The shelf life of fruits and vegetables is described by postharvest physiologists in three stages: the maturation, ripening, and senescence stages. The maturation stage gives an indication of the fruit being ready for harvest [ 18 ]. Tomatoes can be harvested in either matured green, partially ripe, or ripe state.
Tomato being a climacteric fruit can be harvested at the matured green state allowing ripening and senescence to occur during the postharvest period of the fruit. Producers targeting distant markets must harvest their tomatoes in a matured green state [ 19 ]. Harvesting tomatoes in matured green state will not only give producers ample time to prepare the fruit for the market but also prevent mechanical injuries during harvesting.
Unfortunately, most producers from developing countries especially those in Africa harvest tomatoes when they are partially or fully ripened [ 20 ]. Fully ripened tomatoes are susceptible to mechanical injuries during harvesting resulting in shorter shelf life [ 21 , 22 ]. Care must therefore be taken when harvesting tomatoes in ripe state to avoid these injuries which will hasten deterioration.
Also, the use of harvesting and packaging containers with sharp edges must be discouraged to prevent bruising and puncturing of the fruits. Harvesting of fruits should be done in either early or late hours of the day to avoid excessive field heat generation.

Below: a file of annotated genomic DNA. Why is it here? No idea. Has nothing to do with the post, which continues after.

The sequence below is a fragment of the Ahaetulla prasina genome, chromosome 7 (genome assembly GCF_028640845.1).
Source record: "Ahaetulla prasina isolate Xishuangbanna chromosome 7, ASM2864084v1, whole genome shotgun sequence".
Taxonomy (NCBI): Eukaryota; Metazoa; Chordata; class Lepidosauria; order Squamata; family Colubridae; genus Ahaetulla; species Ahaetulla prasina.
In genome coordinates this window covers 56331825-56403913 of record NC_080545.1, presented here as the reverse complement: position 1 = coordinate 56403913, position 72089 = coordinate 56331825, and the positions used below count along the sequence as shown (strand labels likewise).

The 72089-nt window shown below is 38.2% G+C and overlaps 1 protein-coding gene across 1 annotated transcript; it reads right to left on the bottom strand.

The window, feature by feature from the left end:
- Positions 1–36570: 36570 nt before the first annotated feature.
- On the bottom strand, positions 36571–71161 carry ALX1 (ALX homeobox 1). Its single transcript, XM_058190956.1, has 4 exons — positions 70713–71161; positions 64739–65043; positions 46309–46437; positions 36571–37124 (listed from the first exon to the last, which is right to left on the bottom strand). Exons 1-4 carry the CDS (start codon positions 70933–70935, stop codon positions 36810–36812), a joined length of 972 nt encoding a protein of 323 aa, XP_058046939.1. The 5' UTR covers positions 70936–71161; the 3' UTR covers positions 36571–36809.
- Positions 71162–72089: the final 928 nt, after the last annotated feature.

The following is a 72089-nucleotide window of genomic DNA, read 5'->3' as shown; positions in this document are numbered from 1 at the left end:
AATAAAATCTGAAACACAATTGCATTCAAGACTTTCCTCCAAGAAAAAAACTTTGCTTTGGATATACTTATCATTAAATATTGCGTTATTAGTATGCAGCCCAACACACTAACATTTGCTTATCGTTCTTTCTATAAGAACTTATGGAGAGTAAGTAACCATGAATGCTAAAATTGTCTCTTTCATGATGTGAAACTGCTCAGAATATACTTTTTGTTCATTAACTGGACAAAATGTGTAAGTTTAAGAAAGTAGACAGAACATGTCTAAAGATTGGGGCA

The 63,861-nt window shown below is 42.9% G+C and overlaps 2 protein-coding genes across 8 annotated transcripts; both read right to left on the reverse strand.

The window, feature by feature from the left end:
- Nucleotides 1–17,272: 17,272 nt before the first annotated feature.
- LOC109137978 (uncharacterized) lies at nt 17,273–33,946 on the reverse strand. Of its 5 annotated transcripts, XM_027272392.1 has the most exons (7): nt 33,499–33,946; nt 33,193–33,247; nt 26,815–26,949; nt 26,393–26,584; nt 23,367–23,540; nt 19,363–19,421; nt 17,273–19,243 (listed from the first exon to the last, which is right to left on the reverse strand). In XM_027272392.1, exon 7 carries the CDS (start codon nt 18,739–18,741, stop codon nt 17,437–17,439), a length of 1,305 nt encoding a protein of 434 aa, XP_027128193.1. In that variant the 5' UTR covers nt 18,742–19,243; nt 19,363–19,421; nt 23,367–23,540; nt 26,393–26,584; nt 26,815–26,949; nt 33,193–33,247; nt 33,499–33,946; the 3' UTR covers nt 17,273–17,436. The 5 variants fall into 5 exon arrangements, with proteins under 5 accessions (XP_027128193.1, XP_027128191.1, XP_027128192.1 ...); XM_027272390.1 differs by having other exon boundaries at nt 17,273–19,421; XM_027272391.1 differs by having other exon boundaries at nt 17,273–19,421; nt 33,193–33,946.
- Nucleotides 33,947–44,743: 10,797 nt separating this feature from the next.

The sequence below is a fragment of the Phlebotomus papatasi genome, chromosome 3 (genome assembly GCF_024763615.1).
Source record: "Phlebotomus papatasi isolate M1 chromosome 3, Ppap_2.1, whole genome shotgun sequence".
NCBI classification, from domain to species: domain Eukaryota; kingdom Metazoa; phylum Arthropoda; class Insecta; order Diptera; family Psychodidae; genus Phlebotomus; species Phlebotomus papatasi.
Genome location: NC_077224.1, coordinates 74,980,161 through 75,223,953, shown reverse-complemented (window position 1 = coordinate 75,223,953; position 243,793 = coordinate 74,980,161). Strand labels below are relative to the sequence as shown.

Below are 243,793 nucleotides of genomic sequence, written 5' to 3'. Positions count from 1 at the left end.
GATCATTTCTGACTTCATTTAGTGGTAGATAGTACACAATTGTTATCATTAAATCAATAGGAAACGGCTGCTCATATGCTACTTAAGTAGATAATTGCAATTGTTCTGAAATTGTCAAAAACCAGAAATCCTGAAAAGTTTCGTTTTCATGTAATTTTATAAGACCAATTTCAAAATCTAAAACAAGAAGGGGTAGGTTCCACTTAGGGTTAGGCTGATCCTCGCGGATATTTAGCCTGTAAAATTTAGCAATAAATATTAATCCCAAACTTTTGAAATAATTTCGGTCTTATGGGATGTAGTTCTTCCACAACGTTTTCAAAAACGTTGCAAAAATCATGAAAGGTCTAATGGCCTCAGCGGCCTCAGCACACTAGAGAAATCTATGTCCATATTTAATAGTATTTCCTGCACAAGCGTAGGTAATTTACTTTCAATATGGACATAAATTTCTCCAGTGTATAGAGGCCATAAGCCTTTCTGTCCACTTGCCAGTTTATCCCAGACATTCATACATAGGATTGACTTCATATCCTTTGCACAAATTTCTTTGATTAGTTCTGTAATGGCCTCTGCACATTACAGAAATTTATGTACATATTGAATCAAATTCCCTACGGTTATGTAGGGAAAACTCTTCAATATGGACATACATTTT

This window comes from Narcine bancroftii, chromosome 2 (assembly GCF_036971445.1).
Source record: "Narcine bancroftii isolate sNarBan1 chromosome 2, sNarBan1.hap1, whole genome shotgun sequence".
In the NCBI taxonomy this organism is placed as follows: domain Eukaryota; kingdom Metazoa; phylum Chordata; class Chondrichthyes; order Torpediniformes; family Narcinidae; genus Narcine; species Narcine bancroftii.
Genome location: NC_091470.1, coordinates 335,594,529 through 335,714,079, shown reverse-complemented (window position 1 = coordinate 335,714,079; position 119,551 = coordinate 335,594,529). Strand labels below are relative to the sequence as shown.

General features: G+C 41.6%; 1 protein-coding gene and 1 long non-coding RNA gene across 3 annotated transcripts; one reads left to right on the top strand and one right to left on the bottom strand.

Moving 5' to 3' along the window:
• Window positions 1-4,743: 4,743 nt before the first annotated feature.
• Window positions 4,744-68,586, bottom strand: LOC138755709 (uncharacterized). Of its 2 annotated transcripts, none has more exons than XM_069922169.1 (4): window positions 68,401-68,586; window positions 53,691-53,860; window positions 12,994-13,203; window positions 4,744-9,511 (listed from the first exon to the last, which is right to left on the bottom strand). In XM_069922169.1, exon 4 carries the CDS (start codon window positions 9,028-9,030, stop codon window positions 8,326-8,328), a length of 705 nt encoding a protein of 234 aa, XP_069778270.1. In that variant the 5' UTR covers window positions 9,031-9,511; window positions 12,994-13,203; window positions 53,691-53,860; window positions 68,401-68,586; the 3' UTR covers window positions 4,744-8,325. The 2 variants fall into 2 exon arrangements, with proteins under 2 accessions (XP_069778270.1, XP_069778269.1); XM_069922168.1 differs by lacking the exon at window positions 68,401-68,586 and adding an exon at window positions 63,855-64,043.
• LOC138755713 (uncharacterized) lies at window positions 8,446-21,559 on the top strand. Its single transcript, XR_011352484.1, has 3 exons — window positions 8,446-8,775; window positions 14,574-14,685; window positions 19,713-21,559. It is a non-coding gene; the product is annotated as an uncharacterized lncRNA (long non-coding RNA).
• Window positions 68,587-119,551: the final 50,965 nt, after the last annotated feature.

The inability of producers to follow these simple but vital harvesting procedures coupled with some inefficiencies like lack of ready market and processing facilities in the entire value chain may explain the reasons why there are lots of losses in tomatoes harvested at fully ripened state in most developing countries. Access to ready market is a big challenge when dealing with highly perishable crops like tomatoes in most developing countries.
This challenge can be attributed to many factors but the major factor is the pattern of production resulting in high gluts. In most developing countries, a greater proportion of tomato production is rain fed. This causes high peaks in production during the raining seasons which is always more than the local consumption of the crop.
The problem is further compounded by the lack of processing facilities or equipment which can be used to process the crop into a more durable form for later use. Processing tomatoes into a more durable form will also serve as a means of value addition which will finally give a better market value for the crop.